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Holy Scriptures Examined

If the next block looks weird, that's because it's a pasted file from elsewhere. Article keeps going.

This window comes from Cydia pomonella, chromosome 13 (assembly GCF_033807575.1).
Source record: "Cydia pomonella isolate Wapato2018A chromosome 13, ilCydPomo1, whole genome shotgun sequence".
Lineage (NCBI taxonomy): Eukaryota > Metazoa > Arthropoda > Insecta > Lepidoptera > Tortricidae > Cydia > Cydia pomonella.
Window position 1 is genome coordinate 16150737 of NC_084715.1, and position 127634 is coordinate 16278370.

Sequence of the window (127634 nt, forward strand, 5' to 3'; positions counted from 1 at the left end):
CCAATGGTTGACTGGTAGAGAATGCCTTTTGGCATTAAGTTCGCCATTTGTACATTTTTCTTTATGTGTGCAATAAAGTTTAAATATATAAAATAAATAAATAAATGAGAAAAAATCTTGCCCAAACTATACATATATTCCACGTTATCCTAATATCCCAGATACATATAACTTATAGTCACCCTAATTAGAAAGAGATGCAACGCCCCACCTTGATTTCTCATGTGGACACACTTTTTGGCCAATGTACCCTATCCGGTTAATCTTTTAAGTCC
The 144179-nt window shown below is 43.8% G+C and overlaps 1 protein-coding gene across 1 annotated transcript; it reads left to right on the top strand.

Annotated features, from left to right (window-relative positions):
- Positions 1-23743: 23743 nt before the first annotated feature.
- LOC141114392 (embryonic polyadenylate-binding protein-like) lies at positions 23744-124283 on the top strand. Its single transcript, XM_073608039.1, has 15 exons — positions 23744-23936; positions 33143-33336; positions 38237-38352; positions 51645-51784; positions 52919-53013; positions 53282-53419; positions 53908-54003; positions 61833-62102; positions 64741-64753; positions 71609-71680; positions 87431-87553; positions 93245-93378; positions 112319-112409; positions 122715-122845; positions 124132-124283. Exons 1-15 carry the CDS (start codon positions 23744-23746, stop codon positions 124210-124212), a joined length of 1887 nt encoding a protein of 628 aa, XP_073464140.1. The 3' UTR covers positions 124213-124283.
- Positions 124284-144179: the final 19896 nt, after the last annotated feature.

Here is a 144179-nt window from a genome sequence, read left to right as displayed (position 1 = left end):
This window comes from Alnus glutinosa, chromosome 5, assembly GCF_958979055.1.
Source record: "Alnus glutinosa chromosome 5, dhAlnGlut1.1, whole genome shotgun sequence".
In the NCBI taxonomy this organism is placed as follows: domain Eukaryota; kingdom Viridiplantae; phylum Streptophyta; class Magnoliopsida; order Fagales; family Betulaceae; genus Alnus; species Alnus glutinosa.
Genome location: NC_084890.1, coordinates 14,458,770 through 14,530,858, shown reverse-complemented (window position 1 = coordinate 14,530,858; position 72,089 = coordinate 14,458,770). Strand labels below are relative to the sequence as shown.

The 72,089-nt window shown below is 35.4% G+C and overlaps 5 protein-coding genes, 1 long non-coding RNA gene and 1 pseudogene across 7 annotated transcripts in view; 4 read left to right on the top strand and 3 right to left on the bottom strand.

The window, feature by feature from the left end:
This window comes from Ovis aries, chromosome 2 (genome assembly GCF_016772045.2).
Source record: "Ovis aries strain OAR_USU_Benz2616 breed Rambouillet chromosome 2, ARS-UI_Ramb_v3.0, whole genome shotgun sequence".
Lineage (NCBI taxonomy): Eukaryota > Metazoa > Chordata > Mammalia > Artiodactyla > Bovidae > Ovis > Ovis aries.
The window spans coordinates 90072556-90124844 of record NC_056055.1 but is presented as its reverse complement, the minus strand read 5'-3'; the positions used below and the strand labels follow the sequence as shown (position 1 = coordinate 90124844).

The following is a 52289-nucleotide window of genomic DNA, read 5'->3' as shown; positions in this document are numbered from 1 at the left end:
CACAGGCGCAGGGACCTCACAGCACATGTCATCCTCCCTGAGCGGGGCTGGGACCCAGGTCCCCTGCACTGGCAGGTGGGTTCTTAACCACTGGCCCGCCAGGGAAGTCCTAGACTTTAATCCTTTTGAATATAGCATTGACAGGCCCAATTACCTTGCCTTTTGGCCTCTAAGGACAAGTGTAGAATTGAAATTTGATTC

Holy Scriptures Examined (K. Mahmud) In his most illuminating and informative article “Islam and Science: concordance or conflict” published in the Review of Religions, Professor Abdus Salam our first Nobel Prize Laureate (Physics, 1979) had occasion to refer to what he called “-the perceptive essay on The Bible, the Quran and Science” written by Maurice Bucaille [First French edition, Paris: Publishers Seghers, 1976. English editions translated by Alastair D. Pannell. Cotonou (Benin Republic): Editions Silva (1977) and Aligarh (India): Crescent Publishing Company, 1980]. This work emphasises the principle that interest in religion should be substantiated with basic and factual information. Origins of beliefs and practices should be known historically and not merely accepted without question. In matters of religion, it is important that reason should not be denied its due importance. This is one of the most interesting, enlightening and topical books to appear on this subject in recent times. It should be read by all serious-minded persons interested in religion and science. It represents the results of a great number of years of independent research by the author, a French doctor and surgeon and member of the French National Academy of Medicine, who has approached his topic wholly from a scientific point of view. This work is intended as an examination of the Quranic and Biblical scriptures in the light of modern scientific knowledge and in terms of their own historical backgrounds. He considers this to be of particular importance today when there is wider interaction between the followers of the Old and New Testaments and the Quran (Jews, Christians and Muslims) and especially in the light of the Second Vatican Council’s decisions for greater dialogue between Christians and Muslims. He states that the Vatican document proceeds to “recognise the past injustice towards the Muslims for which the West, with its Christian education is to blame.” Although little publicity has been given to the exchange of visits which took place between the Vatican and the Grand Ulama of Saudi Arabia in 1974, the author feels that “far too many Christians, brought up in a spirit of open hostility, are against any reflection about Islam on principle.” In order, therefore, to 44 REVIEW OF RELIGIONS combat this attitude, it is better that they see both the Islamic and Christian scriptures in a more historical and scientific light. In beginning his study, the author starts with the origins of the Bible and a historical account of the sources of the present texts of the Old and New Testaments. He states: “The majority of Christians believe that the Gospels were written by direct witnesses of the life of Jesus and therefore constitute unquestionable evidence concerning the events high-lighting his life and preaching . . .” Proceeding further, he then states: “Modern studies on the beginnings of Christianity show that this way of presenting things hardly corresponds to reality . . .”. He then continues in great and interesting detail to trace the history of the books of the Bible through their various recensions and translated texts. A single text of the Old Testament being established from three earlier texts during the first century before Christ and later being translated into Greek to form the Codex Vaticanus located in the Vatican and the Codex Sinaiticus now in the British Museum. By the fifth century Saint Jerome produced the Latin text known as the Vulgate. Later editions and translations of the Bible, the King James Version, the New Revised Version, the Revised Standard Version, the Douay Version (Roman Catholic edition) and others are all to be traced back to these earlier recensions. The new Ecumenical Translation of the Old Testament is to be a work of unification attempting to resolve many of the differences existing in the various texts and translations and is now being written by numerous Catholic and Protestant experts. It will result in a process of synthesis. It is then hoped that all the Christian Churches will be able to accept and read one version of the Bible. The author then continues his critical discussion of the Old and New Testaments, quoting many of the latest studies by Christian scholars of the scriptures such as Father Benoit and Boisinard, Prof. O. Culmann’s work on the New Testament, Father Roquet’s Initiation to the Gospels and the writings of Father Kannengiesser. He mentions the sources of the Gospels and many of the Apocryphal Gospels such as the Gospel of the Nazarenes, the Gospel of the Hebrews, the Gospel of the Egyptians, the Gospel of Thomas, the Gospel of Barnabas and many others, which he states were suppressed by the Church and condemned as being heretical during the first three centuries of the Church’s formation. In fact, in spite of the stand of the church that “Our Holy Mother, the church, has firmly maintained and still maintains with the greatest constancy, that these four Gospels, which it unhesistatingly confirms are historically authentic . . .” He indicates that the commentators of the Ecumenical HOLY SCRIPTURES EXAMINED 45 Translation of the Bible describe the writing of the Gospels as “not to be taken literally,” they are “writings suited to an occasion” and their authors “are writing down the traditions of their own community concerning Jesus.” They are texts “suitable for various circles,” and “the evangelists, each according to his own outlook, have collected and recorded in writing the material given to them by the oral tradition.” He further shows that much in the texts shows itself to be inconsistent and often incompatible with modern scientific data. Turning to the Holy Quran, author states “there is hope today, however, because religions are no longer as inward-looking as they were and many of them are seeking for mutual understanding.” Refering to the Second Vatican Council and the new office for Non- Christian Affairs’ booklet entitled “Orientations for a Dialogue between Christians and Muslims,” he calls attention to some prejudices and misconceptions still held by Christians toward Islam. For example he states that some people repeatedly use the term “Allah” to mean the God of Muslims, as if Muslims believed in a God different from the Christians. The Vatican pamphlet states: “It would seem pointless to maintain that Allah is notreally God, as do certain people in the West!. . .There is no better way of illustrating Islamic faith in God than quoting the following extracts of Lumen Gentle (also produced by the Second Vatican Council): “The Muslims profess the faith of Abraham and worship with us the sole merciful God, who is the future judge of men on the Day of Reckoning . . .” Discussing his own ignorance of Islam in his youth, the French doctor and author of this work indicates how working amongst Muslims led to his curiosity about their beliefs and to a greater understanding of the religion of Islam. He was surprised how this religion was generally distorted and misunderstood by the average person in the West. He then discusses the Quran and confirms that its text, which has been preserved in the original language of the Prophet Muhammed (peace be on him) is of undisputed authenticity. Moreover, although it has “an absolutely basic religious objective,” yet it has much to say about certain laws governing the universe. Beginning with the very first revelation to the Prophet which called attention to the importance of the pen and reading as a means to human knowledge, the Qu’ran goes on to speak on many topics. Reference is continually being made to the order in natural phenomenon and the reader is continually being requested to think of and contemplate these phenomenon so as to know that there is a Creator behind them and that this creation is not in vain. The author states, “what initially strikes the reader confronted for the first time with a text of this kind is the sheer abundance of subjects discussed: the creation, astronomy, the explanation of certain matters concerning the earth, and the animal and vegetable kingdoms, human reproduction.” 46 REVIEW OB RELIGIONS He then proceeds to discuss these topics as found in the Qu’ran and occasionally to compare and contrast the approach of this work with the Judaeo-Christian scriptures. It is not possible in this brief review to give in detail all the important points mentioned by the author in his critique. However, some of the more important points of the Qu’ran to which he draws attention are references in chapter 21 verse 33 and chapter 36 verse 40 to the orbits of the sun and moon; references in chapter 51 verse 47 to the continuous expansion of the universe. References to the creation of life from water in chapter 24 verse 45 and other references which cause the author to state that “whether it deals therefore with the origins of life in general, or the element that gives birth to plants in the soil or the seed of animals, all the statements contained in the Qu’ran on the origin of life are strictly in accordance with modern scientific data. None of the myths on the origins of life which abounded at the time the Qu’ran appeared are mentioned in the text.” All these references to physical phenomena, including references to the existence of animal communities, statements concerning bees, spiders, ants and birds, and remarks on the sources of the constituents of animal milk lead the author to exclaim: “I consider that the existence in the Qur’an of the verse(s) referring to these concepts can have no human explanation on account of the period in which they were formulated. As is known, today, “when specialists on the nervous system wish to provide striking examples of the prodigious organisation directing animal behaviour, possibly the most referred to animals are bees, spiders and birds (especially migratory birds). Whatever the case there is no doubt that these three groups constitute a model of highly evolved organisation. The fact that the text of the Qur’an refers to this exemplary trio in the animal kingdom is in absolute keeping with the exceptionally interesting character that each of these animals has from a scientific point of view.” In summing up the findings of the author we can quote his own words as they variously appear: “. . .the Qur’an deals with many subjects of interest to science, far more in fact than the Bible. There is no comparison between the limited number of Biblical statements which lead to a confrontation with science, and the profusion of subjects mentioned in the Qur’an that are of a scientific nature. None of the latter can be contested from a scientific point of view; this is the basic fact that emerges from our study.” ” . . . why should we be surprised at this when we know that, for Islam, religion and science have always been considered twin sisters. From the very beginning, Islam directed people to cultivate science; the application of this precept brought with it the prodigious strides in science taken during the great era of Islamic civilisation from which, before the Renaissance, the West itself benefited.” “At the end of this study, a fact that stands forth very clearly is that the predominant opinion held in the West on the texts of the Holy Scriptures we possess today is hardly very realistic. We have seen the conditions, times and ways in which HOLY SCRIPTURES EXAMINED 47 the elements constituting the Old Testament, the Gospels and the Quran were collected and written down: the circumstances attendant upon the birth of the Scriptures for these three Revelations differed widely in each case, a fact which had extremely important consequences concerning the authenticity of the texts and certain aspects of their contents.” “In view of the level of knowledge in Muhammad’s day, it is inconceivable that many of the statements in the Quran which are connected with science could have been the work of a man. It is, moreover, perfectly legitimate, not only to regard the Quran as the expression of a Revelation, but also to award it a very special place, on account of the guarantee of authenticity it provides and the presence in it of scientific statements which, when studied today, appear as a challenge to explanation in human terms.” A Prayer 0 God, in me Thy holy love impart! Enlighten, comfort and purify my heart; Watch o’er my conduct and help me to do, Only those things which are pleasing to You. Let me be a heavenly reflection; Cleansed from all satanic deflection. I want to imitate the Prophet’s life Dissipating darkness and sinful strife I want to bring mankind to Thy throne; To obey, love, and honour Thee alone. I want to suckle Thy divine succour Ready for death’s inevitable hour. Bestow upon me the grace of prayer. Always keeping me in Thy loving care. Help me always to live as You require. Devoted to You like a flame of fire. Illumine my soul with Thy holy light; Hear my prayers in the stillness of night. Grant blessings to this Thy humble servant. Whose prayer to You is deeply fervent (Bashir Ahmad Orchard)